“If I had to describe foster care in one word, I’d say energy.” The fostering experience of Simona and her family.

 

Simona and her family live in the town of Reggello on the other side of the Arno River about 20 kilometers from Loppiano. She and Alessio have been married for twenty-one years and have two children, Matteo (20) and Davide (17). Their day always starts very early, at six o’clock in the morning, because they cook for the canteens of the nursery schools in the municipality of Florence. This is how they met and fell in love many years ago – cooking. Simona and Alessio are also part-time foster parents of a two-year-old girl. What does that mean? Simona explains: “She only spends the afternoons with us from Monday to Friday. So, back from work we go to pick her up from the nursery at 16.00. She stays with us until 19.30 and then goes to her grandmother. The child has a home, but she needed to be in the warmth of a family while her grandmother was at work.” Simona talks about it with such simplicity that it all seems quite normal, feasible, something that anyone could do.

To tell the truth, it is not the first time that their family has had the foster care experience. “The first experience was in 2014, and it happened because of an email from the Loppiano family group,” she explains. “It was a request for help for a 9-year-old boy who, at that time, was a guest with his mother and other brothers in the Pian di Scò Family Home of the Fraternity of the Visitation. They presented him as a very lively child who needed a lot of attention and a family to have the affection he hadn’t received at home.”

Saddened by the thought of ​​this child who grew up without love and still fascinated by the previous experience of foster care in the Focolare community, Simona proposed to her husband that they take that child with them: “We talked about it a lot! Also argued. I’m all heart and impulsive. He’s down-to-earth with his feet firmly planted on the ground. Due to the urgency of the situation we decided to meet him. . .” The reality was different from what they had imagined: “He was a real Hurricane Johnny! No control settings whatsoever. He teased to get attention, he stole . . .” But in the end, in agreement with their children, Alessio and Simona agreed most willingly to welcome the boy. “His arrival home had a strong impact on our whole family. It is good that we had made the decision together with our children, because they had to share everything with the newcomer. It wasn’t easy, because like all abandoned children, he had suffered much neglect. So, we all tried to give him love, rules, guidance and education …”

Simona and Alessio joined the Valdarno Foster Family Group where they got support and advice from different perspectives. Roberto (an imaginary name used to protect the identity of the child) stayed with them for a year and a half until another family, which already had two of his brothers, decided to welcome him too.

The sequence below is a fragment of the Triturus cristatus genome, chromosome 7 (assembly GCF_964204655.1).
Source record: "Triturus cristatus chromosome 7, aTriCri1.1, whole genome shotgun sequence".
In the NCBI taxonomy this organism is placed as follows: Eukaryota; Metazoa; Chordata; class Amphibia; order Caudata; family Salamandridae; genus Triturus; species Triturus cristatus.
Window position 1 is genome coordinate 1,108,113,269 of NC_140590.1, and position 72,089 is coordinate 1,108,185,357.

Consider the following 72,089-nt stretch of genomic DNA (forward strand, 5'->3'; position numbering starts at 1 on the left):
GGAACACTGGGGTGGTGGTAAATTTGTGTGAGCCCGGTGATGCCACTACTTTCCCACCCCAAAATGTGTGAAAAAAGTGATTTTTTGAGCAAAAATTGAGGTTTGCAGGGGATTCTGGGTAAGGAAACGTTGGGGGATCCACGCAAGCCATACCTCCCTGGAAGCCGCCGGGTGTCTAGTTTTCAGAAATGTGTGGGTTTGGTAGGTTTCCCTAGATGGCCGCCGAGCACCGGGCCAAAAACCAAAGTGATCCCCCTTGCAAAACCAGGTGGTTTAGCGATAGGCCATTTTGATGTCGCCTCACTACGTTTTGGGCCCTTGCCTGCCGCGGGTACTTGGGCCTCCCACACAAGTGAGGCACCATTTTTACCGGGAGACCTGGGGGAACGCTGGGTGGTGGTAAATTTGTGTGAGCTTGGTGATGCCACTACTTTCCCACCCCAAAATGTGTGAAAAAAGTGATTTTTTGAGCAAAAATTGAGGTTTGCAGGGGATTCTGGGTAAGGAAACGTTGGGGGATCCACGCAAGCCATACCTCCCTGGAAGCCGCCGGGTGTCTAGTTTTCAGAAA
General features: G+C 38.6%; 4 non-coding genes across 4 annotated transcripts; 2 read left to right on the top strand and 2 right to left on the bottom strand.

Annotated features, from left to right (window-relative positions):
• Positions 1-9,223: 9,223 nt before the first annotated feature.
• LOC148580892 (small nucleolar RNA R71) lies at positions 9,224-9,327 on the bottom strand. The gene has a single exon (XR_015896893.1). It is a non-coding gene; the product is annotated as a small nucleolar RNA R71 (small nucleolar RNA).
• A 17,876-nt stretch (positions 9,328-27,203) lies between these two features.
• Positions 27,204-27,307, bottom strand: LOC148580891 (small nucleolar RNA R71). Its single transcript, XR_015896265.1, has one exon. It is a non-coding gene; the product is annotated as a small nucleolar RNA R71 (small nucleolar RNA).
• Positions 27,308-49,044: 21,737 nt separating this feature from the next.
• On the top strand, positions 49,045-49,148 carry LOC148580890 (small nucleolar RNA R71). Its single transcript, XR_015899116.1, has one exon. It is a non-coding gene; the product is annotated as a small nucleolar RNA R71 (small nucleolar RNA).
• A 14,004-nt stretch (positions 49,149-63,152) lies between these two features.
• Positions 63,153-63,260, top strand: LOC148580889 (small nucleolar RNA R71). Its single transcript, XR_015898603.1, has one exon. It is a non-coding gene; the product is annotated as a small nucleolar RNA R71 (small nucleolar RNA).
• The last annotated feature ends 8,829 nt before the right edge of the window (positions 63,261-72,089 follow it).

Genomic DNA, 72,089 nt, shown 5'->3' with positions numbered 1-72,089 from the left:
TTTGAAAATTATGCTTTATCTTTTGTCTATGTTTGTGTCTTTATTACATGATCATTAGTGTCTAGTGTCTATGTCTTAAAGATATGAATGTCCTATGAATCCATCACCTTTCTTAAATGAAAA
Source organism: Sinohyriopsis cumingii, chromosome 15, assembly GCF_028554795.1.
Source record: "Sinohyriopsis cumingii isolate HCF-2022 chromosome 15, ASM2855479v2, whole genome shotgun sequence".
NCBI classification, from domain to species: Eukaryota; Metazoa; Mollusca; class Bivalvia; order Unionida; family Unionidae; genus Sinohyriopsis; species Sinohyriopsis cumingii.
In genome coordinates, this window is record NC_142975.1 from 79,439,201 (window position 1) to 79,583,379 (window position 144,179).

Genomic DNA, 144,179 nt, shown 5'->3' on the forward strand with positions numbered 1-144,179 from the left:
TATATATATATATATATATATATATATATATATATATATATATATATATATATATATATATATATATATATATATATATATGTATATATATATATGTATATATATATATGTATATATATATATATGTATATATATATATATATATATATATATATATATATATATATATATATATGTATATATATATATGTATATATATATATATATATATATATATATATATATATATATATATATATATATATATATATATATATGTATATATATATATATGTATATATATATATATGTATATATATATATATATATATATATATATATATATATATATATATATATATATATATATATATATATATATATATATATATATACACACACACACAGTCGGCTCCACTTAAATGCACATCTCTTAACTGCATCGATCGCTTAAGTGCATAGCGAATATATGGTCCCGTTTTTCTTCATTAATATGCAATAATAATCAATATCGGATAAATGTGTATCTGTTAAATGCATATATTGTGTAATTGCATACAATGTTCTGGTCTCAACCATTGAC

Now, a few years later, here we are again taking in another child to foster, this time part-time with a very small child . . . A different experience. She’s at that beautiful age where she’s discovering everything. She seeks affection . . . her personality is being formed. But it’s always a challenging experience and the support we get from the self-help group is very important.”

Simona, what would you say to a family that was thinking about taking in a foster child?

“I think it’s something you have to feel like doing. Because it’s beautiful, very beautiful to be able to give a family to a child who doesn’t have one. However, I’d also say that you have to be convinced of it. Because you have to give yourself just as you would to one of your natural children. . . and these children come with an already very, very large baggage of suffering. They can’t be sent back. Every “refusal” is another extra-heavy weight that we place on the shoulders of these innocent creatures… On the other hand, however:

“You can’t be afraid of making mistakes or not being up to par, because anybody, with own strength and abilities, can build a welcoming path for a child in difficulty. If I had to describe foster care in one word, I’d say energy, because there are so many things that come into play: physical, emotional and psychological. However, what remains inside you is the positive experience and what you have been able to give to those children and their families. Unfortunately, requests for foster homes for children and teenagers arrive every day, but the offers are quite scarce.”

Perhaps after reading the experience of Simona, Alessio, Davide and Matteo, some of our readers might be interested in knowing more about being foster parents! If so, write to us, we will put you in touch with them!

Cravero

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